• Identify any type of motion for which you do not require a hearing.  Default dissolutions which do not require a hearing.
  • Do you accept telephone calls from attorneys to rule on discovery disputes that occur during depositions?  If the situation is urgent and I am available, yes.
  • How much time do you allot for motion hearings?  Dispositive Motions - 30 minutes unless special request made for more; injunction hearings, 30 minutes unless testimony request granted; non-dispositive, generally 15 minutes.
  • Set forth your practices and procedures with respect to attending a hearing by telephone or video conference.  Approval needs to be sought in writing by filing a letter with the court administrator. If a conference call with the court has been granted, one of the attorneys needs to set it up and dial in absent agreement with the court.
  • Set forth your practices and procedures with respect to discovery motions.  Efforts to resolve the dispute prior to the hearing must be shown, and must be bona fide.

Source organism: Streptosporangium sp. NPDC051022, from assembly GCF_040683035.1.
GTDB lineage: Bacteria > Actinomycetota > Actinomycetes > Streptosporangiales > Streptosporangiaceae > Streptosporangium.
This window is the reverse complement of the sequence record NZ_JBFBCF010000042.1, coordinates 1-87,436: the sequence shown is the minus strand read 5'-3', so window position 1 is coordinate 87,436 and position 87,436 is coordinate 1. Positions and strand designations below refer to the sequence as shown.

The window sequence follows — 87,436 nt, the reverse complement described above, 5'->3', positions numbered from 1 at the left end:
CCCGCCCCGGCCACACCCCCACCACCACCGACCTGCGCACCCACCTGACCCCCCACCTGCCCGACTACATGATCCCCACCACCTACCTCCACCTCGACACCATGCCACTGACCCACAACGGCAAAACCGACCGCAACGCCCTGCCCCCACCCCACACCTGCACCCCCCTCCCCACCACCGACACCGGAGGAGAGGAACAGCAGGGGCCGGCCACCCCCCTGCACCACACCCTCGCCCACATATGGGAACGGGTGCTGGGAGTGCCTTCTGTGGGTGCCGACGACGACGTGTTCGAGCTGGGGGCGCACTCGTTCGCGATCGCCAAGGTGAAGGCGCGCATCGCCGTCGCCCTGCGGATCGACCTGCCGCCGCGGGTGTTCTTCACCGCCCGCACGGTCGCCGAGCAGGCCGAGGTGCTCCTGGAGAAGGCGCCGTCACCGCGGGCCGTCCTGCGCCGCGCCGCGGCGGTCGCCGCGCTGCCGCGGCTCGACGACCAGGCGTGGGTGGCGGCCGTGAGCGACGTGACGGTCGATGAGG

• Set forth your practices and procedures with respect to stipulations of the parties, including stipulations for protective orders.  If all parties have signed, file it with court administration for routing to me for signature. If there is a language dispute, matter can be handled by informal conference.
  • Do you have particular requirements or procedures relating to requests to amend the scheduling order?  No - if all are in agreement, generally such requests are approved without hearing.
  • Set forth your practices and procedures with respect to default proceedings.  Advance notice to the court is appreciated (if not already given through a default scheduling request)